Over the last year, numerous high profile cases about the medical treatment of terminally ill children have made their way into the newspaper headlines. Charlie Gard, Isaiah Haastrup and Alfie Evans have been some of the more high profile cases, each as tragic a set of circumstances as the last.
The circumstances of these sad cases need little introduction, but suffice to say that each centred around a child suffering from degenerative neurological conditions. Such destructive neurological conditions are rare, and as such the medical community’s ability to treat or cure the conditions is at an extremely early stage. Carlie Gard was indeed only the 16th person in the world to actually be diagnosed with his condition, the rest so rare and under-researched that they do not even have names at this point.
The doctors’ in each case had come to the conclusion that it was no longer in each child’s best interests for life sustaining treatment to be provided due to the fact that no cure or treatment to improve the condition was possible. In each case the parent’s disagreed, arguing that their lives should be extended as far as medically possible. Each set of parents wanted to continue to provide treatment, against the medical advice. As such, each hospital sought permission from the court to withdraw life sustaining treatment against the parent’s wishes and move the children to palliative care only.
What happens when parents and doctors disagree?
These cases have raised painful questions about what happens when parents and doctors disagree.
Note: Each of these high profile cases have so far happened in England, and so the English courts have been involved in making those decisions. We will reference Scottish law, and what would happen if a case such as this was raised in Scotland.
So what exactly does the law say about situations like these?
When it comes to medical treatment for babies and very young children, those who have parental rights and responsibilities will normally make medical decisions on the child’s behalf. This comes from a general assumption that parents have their child’s best interests at heart and so are best placed to make those decisions.
However, parental rights and responsibilities only go so far. Sometimes, the parent’s wishes can conflict with what Doctor’s believe to be in the child’s best interests. For example, when parents who are Jehovas Witnesses’ will not give consent for their child to be treated with blood transfusions.
When there is a disagreement, the law says that the court will make an order according to what is in the child’s best interests. This means that decisions have to be made purely from the child’s perspective, and not what may be best for his or her parents or doctors, or any other external influence. Sometimes this will involve appointing a guardian to act on behalf of the child during proceedings or a curator ad litem to independently determine what is best for them.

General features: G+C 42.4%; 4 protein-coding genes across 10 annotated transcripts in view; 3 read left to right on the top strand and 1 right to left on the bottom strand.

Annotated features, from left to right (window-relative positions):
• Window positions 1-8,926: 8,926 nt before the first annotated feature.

The court must use its discretion to decide what is in the child’s best interests.
Once such cases reach the court, the court must use its discretion to decide what is in the child’s best interests. They will do so by weighing up the arguments from both sides, including often a detailed review of the medical records and evidence in each case. The considerations that the court will take into account were laid out in the case of Wyatt v Portsmouth NHS Trust, in which it was said that: “the judge must look at the question from the assumed point of view of the child. There is a strong presumption in favour of a course of action which will prolong life, but that presumption is not irrebuttable. The term “best interests” encompasses medical, emotional, and all other welfare issues.”
If you are interested in reading the judgements, they will each be linked below and make for interesting reading, particularly due to the sympathetic and truly understanding language used by the judges in each case.
All of these cases involved a clear application and validation of well established legal principles to determine if medical treatment was in the child’s best interests, and each court took into account all of the factors that one would expect – medical advice, the child’s current and potential future condition, the wishes of the parents, and the possibility of experimental or novel medical treatment where that was on offer. In all of the circumstances, the decisions are actually legally unexceptional.
Despite that, and although the law itself is clear, it doesn’t make it any easier for anyone involved to approach these decisions. It is truly impossible not to be moved by the pain of these parents who only want to do what they think is right for their child.
If you find yourself facing similar circumstances to the families involved in these sad cases, you should consult with a family law solicitor as soon as possible.
Links to original judgements: